What They Didn’t Teach You in Law School #3: How to Take a Stress-Free Holiday Vacation

While Thanksgiving is supposed to be a day of relaxation, feasting and spending time with family, some attorneys find it difficult to leave work behind when deadlines are approaching and clients are calling. Manage work/life stress this Thanksgiving and throughout the holidays by following these tips:

Make a list, and check it twice. Take a few minutes to write down everything that you need to get done this holiday season, both at work and at home. Try to put things in order of priorities, and be sure to put personal time and family time high on the list.

After you have created a list, be sure to block out time in your calendar for everything on the list. Your calendar should include dinner with the family, exercise, and other important personal tasks, along with your work tasks and client meetings.

Let clients know ahead of time that you will be on vacation on days like Thanksgiving and other holidays by sending out a quick email to everyone on your current client roster.

In addition, set up an automatic response email to remind clients and colleagues that you are out of the office.

Give clients a way to get in touch if there is an emergency. One way to do this is by hiring a virtual receptionist to take calls for you while your office is closed for the holidays. Be sure to give the virtual receptionist instructions about when to call you and when to email you depending on the message clients leave. Hiring a real person to answer the phone will help keep clients from feeling neglected while also shielding you from calls that can wait until you get back to the office.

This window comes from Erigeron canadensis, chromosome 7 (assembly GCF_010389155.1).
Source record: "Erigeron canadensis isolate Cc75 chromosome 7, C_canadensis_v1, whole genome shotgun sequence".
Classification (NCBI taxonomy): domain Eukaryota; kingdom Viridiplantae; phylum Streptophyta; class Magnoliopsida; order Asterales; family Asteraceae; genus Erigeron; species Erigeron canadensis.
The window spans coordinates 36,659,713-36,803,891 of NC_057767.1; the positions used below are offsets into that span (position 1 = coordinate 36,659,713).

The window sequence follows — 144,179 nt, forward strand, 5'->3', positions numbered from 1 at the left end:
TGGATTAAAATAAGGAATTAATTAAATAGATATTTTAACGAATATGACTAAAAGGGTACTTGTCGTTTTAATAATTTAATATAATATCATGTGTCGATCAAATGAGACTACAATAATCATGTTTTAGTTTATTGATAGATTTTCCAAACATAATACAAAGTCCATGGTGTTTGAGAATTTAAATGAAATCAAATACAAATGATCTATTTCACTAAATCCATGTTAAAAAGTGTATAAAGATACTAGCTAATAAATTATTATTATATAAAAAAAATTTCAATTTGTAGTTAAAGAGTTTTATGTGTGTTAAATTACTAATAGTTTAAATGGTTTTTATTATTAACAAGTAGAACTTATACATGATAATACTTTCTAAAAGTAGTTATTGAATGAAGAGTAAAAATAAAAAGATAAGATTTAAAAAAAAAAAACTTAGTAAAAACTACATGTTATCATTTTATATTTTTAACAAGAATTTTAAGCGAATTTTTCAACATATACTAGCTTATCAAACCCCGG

Ask a colleague or associate attorney to be your back up if something important comes up at a time when you cannot get back to the office, and be sure to prepare a list for assisting attorneys that describes where to locate important files, passwords, logins and contacts.

If you have not already created an authorization agreement for assisting attorneys, send clients a letter to let them know you are making arrangements to meet their needs while you are out of the office, and get their permission to disclose case files to an assisting attorney.

Finally, if you have covered all your bases in the law office, but still don’t have time to cook the turkey, enlist the help of others to help you prep for family events. You can call a family member to do the cooking, or better yet, pay someone else to do it. Places such as Omaha Steaks, Honey Baked Ham, the Goddess and Grocer, and your local grocery store can have dinner ready for pickup or delivery, saving you hours of prep, keeping kitchen clean-up to a minimum, and giving you more time to focus on sharing a few glasses of mulled wine or eggnog with your family.